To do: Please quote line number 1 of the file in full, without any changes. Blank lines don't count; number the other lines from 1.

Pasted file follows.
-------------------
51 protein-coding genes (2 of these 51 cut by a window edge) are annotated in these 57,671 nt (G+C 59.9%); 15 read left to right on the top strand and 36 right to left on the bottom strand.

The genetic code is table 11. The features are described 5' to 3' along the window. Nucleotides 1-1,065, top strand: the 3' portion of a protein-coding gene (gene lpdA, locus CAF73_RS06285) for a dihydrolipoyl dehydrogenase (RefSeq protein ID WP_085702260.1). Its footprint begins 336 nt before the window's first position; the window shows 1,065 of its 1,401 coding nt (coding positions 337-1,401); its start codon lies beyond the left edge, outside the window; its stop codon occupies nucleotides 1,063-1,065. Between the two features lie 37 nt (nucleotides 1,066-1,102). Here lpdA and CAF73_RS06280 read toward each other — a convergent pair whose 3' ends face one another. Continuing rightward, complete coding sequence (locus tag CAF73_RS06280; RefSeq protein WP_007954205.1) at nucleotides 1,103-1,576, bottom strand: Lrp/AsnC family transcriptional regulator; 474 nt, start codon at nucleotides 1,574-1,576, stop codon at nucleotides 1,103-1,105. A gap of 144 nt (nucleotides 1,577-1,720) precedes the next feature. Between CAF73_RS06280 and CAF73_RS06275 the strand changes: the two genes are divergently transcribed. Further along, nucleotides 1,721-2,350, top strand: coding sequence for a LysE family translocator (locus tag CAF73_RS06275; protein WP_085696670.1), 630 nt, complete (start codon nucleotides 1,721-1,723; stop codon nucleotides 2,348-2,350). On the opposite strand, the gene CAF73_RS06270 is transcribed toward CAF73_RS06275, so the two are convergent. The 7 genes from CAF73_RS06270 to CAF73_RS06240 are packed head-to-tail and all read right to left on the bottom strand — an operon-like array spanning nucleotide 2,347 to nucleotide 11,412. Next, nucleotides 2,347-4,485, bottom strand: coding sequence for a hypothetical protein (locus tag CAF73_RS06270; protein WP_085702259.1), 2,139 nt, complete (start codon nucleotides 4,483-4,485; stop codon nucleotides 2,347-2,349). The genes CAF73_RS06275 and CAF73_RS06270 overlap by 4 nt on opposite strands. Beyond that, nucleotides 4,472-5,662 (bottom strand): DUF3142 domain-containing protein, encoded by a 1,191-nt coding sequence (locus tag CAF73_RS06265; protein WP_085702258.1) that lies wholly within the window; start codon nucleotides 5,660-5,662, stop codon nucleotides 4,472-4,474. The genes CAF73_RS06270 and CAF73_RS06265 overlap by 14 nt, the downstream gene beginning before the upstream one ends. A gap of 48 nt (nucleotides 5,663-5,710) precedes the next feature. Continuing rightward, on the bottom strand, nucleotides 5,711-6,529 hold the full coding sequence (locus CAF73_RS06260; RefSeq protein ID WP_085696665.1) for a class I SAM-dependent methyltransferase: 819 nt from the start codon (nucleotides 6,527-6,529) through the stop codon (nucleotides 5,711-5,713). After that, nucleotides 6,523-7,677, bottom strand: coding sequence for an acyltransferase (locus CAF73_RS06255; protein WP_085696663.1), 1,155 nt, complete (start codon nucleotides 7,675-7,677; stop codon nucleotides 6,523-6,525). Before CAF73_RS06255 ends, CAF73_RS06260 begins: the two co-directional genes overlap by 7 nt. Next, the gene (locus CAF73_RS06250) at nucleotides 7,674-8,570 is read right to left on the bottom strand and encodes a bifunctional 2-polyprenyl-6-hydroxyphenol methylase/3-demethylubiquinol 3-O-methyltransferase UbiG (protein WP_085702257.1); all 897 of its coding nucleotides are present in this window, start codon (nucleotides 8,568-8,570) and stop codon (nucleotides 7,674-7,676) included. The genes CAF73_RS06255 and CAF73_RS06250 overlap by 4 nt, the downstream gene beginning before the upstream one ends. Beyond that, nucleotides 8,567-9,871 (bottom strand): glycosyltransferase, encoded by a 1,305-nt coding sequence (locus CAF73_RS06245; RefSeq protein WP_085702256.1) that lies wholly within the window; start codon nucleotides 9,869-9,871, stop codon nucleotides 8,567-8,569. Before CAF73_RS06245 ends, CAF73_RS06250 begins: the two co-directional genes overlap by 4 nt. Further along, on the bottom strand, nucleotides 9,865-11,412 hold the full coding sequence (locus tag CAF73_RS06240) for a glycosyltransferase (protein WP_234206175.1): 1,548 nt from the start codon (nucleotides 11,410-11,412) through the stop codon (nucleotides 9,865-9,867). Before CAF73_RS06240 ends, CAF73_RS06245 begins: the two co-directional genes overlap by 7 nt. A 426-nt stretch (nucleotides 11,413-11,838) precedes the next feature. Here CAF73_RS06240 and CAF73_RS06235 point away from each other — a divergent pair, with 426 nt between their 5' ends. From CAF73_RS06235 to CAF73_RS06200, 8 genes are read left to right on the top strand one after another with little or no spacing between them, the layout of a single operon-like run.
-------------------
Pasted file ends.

51 protein-coding genes (2 of these 51 cut by a window edge) are annotated in these 57,671 nt (G+C 59.9%); 15 read left to right on the top strand and 36 right to left on the bottom strand.